Many skeletal changes occurred on the path to modern humans, resulting in bipedalism and susceptibility to musculoskeletal diseases. However, the genetic basis of skeletal proportions (S.Ps) must be better characterized.
Researchers from The University of Texas at Austin and the New York Genome Center have identified the genes that form our skeletons, from the width of our shoulders to the length of our legs, by using artificial intelligence to evaluate tens of thousands of X-ray pictures and genetic sequences.
The study is a powerful demonstration of the impact of A.I. in medicine, particularly when it comes to analyzing and quantifying imaging data, as well as integrating this information with health records and genetics rapidly and at a large scale.
The researchers set out to identify which genetic alterations are responsible for the physical variations discernible in the fossil record leading to modern humans, from Australopithecus to Neanderthals. Additionally, they were interested in learning how the skeletal proportions that permit bipedalism affect the likelihood of developing a variety of musculoskeletal disorders, such as arthritis of the knee and hip, which affects billions of people worldwide and is the main cause of adult disability in the United States.
Using deep learning algorithms, the researchers automatically quantified the distances between the shoulders, knees, ankles, and other body points on 39,000 medical photographs. These measures were compared to the genetic makeup of each individual, and they discovered 145 sites in the genome that regulate skeletal proportions.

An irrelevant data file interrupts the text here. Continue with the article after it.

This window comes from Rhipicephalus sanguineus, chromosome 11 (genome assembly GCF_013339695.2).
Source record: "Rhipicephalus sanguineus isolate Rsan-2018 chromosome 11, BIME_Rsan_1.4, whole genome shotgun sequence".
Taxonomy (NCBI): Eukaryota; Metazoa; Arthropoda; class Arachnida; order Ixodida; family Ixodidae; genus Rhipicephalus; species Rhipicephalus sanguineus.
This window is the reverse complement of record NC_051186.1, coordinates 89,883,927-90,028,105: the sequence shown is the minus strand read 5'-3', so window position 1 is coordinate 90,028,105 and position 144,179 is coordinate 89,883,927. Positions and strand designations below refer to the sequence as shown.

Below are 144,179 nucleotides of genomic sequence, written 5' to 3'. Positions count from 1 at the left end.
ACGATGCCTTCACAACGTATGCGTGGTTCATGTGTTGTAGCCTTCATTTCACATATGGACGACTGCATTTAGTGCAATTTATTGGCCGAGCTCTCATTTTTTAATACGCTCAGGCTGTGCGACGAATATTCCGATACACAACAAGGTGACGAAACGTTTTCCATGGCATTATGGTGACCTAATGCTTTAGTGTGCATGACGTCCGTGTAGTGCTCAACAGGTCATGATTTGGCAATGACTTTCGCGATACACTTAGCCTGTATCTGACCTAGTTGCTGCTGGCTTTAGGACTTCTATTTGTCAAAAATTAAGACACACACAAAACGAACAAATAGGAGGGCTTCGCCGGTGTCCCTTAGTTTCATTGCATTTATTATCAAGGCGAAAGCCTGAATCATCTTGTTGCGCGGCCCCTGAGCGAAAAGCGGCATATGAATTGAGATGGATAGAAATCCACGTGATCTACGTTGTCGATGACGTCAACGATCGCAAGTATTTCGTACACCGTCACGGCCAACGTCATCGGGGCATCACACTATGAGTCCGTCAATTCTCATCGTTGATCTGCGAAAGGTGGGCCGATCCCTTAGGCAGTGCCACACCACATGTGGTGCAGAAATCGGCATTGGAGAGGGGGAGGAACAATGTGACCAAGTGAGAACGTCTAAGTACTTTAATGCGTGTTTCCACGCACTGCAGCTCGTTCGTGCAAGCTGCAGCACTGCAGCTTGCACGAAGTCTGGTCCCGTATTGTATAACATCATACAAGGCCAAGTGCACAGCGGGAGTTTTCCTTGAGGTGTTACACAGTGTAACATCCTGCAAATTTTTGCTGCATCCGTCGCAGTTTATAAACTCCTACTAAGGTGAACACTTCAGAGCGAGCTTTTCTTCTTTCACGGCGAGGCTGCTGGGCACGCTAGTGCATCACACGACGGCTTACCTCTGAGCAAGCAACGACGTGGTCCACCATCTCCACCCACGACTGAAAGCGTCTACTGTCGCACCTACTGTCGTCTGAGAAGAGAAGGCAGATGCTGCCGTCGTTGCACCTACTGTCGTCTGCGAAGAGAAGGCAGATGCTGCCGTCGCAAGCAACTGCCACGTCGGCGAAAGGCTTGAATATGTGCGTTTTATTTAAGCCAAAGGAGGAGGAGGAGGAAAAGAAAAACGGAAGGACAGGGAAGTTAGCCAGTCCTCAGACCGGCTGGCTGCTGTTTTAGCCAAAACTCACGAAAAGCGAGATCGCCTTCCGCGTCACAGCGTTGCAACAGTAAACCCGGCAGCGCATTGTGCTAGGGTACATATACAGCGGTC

Tarjinder (T.J.) Singh, the study’s co-author, associate member at NYGC, and assistant professor in the Columbia University Department of Psychiatry, said, “Our work provides a road map connecting specific genes with skeletal lengths of different parts of the body, allowing developmental biologists to investigate these systematically.”
The scientists also looked at how skeletal proportions relate to the main musculoskeletal illnesses, and they discovered that those with a larger ratio of hip width to height were more likely to experience hip discomfort and osteoarthritis. Similarly, those with the larger femur (thigh bone) length-to-height ratios were more prone to experience knee problems such as arthritis and discomfort. Back pain was more common in people with larger torso length-to-height ratios.
Eucharist Kun, a UT Austin biochemistry graduate student and lead author on the paper, said, “These disorders develop from biomechanical stresses on the joints over a lifetime. Skeletal proportions affect everything from our gait to how we sit, and it makes sense that they are risk factors in these disorders.”
Their research findings have ramifications for how we understand evolution as well. The scientists discovered that certain genetic regions that affected skeletal proportions overlapped with parts of the genome known as human accelerated regions more frequently than they should have. These regions of the human genome have undergone significant divergence from those shared by great apes and other vertebrates. This explains how human skeletal morphology has changed throughout time regarding genomics.